Historical Studies

School of Arts and Humanities

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The Historical Studies curriculum offers courses that acquaint students with the various methods of historical study, provide them with a broad understanding of the major themes of human history, and give them the opportunity to propose and implement their own research projects. Designed to help students develop careful, thoughtful self-expression, particularly in written form, the curriculum is composed of courses of increasing difficulty, progressing from introductory and intermediate courses to seminars and finally to the Thesis Seminar, in which each student writes a senior thesis. The History Seminar serves as a forum for students to discuss their individual research interests and experiences with their colleagues.


Admission to the program is by approval of the program faculty. Students seeking admission should contact the Program Coordinator no earlier than the final term of the freshman year and no later than the first term of the junior year. Failure to do so may make it impossible to complete the major within the standard 128-credit graduation requirement and could, therefore, require additional terms of study. Historical study requires considerable proficiency in reading and writing skills. If students are below the college reading and writing level, the program will require them to remedy their deficiencies.


In addition to the University's 64-credit General Studies requirement to qualify for the B.A. degree in Historical Studies, students must satisfactorily complete 64 credits in program and cognate courses as follows:

I. Program courses. A minimum of 40 credits (Required Courses)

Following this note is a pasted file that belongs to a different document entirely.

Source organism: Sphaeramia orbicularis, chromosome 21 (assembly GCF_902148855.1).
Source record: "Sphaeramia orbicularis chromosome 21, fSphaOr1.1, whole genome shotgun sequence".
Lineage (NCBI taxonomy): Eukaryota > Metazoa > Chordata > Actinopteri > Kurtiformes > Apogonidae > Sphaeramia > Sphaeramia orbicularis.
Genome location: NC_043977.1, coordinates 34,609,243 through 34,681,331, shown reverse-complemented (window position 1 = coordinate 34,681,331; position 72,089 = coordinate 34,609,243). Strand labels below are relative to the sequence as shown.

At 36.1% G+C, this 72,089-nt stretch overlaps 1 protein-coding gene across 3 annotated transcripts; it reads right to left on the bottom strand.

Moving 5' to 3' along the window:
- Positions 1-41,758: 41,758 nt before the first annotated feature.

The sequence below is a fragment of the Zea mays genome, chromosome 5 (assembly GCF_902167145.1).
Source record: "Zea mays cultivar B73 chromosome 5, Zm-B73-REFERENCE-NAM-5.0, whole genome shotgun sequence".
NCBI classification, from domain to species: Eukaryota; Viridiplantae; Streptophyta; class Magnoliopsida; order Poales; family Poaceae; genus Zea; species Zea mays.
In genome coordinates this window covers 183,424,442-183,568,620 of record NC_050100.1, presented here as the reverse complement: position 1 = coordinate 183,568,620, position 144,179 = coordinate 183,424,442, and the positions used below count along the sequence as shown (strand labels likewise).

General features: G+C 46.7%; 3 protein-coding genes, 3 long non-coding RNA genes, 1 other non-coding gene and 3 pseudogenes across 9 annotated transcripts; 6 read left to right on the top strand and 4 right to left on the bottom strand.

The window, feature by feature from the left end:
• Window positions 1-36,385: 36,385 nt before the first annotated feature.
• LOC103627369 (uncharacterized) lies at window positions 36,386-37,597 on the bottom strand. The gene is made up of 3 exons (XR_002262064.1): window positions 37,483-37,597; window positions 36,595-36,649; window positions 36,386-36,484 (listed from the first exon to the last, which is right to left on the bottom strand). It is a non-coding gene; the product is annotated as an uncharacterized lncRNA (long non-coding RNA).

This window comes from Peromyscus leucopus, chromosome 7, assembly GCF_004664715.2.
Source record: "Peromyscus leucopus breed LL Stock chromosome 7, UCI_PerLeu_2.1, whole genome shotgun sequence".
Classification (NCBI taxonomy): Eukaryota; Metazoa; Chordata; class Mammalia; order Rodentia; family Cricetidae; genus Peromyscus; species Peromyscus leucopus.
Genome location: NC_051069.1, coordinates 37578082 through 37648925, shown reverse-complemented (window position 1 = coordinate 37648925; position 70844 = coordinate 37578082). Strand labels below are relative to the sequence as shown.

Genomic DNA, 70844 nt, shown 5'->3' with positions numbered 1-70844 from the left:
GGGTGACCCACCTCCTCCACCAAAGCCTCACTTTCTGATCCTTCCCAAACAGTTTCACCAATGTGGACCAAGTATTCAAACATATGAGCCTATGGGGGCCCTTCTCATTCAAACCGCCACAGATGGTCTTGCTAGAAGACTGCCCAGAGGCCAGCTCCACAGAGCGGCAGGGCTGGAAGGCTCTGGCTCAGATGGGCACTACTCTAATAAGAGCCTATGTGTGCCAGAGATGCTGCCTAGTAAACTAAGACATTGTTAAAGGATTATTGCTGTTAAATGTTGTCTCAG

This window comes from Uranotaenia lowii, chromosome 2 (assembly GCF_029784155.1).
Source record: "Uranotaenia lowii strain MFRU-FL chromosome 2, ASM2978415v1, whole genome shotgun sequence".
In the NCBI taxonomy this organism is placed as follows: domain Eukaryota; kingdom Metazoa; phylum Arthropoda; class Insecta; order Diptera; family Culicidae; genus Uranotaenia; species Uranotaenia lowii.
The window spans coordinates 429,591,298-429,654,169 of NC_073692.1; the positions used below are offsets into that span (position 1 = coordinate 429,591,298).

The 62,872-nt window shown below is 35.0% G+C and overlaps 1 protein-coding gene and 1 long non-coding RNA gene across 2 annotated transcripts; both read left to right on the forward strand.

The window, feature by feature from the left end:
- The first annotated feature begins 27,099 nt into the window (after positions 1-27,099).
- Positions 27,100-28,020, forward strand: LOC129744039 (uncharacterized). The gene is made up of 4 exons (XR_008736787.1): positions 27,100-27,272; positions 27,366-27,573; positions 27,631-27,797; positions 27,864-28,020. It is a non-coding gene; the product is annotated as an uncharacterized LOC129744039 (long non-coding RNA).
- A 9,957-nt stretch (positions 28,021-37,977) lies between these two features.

(10    4-hour courses) in History program courses as follows:

A.    HIST 2129 Introduction to the Study of History (Required Course). This course is a mandatory requirement before enrollment in any 4000-level courses. Designed for freshman and transfer students in their first semester of the program.

B.    At least one course at the 1000-3000 level in each of the following four categories: One and only one course at the 3000 level may satisfy a category B requirement while simultaneously satisfying a category C requirement (see C below).
• Mediterranean/Ancient
• Atlantic/American
• Indian Ocean/Asian
• European

C. Students are required to complete four upper-division courses. Two of these must be from among the following Advanced Seminars in History:
• HIST 4655 Advanced History Seminar: Power
• HIST 4656 Advanced History Seminar: Identity
• HIST 4657 Advanced History Seminar: Nature
• HIST 4658 Advanced History Seminar: Belief

The remaining two upper-level courses can be 3000- (in any subfield) or 4000-level (additional ASH courses, internships, or independent studies). 

D. The following two-course sequence culminating in the Senior History Thesis:
• HIST 4690 Historical Methods
• HIST 4691 Thesis Seminar

II. Cognate courses. A minimum of 24 credits as cognate courses taken in disciplines related to Historical Studies, such as literature, philosophy, religion, political science or art history.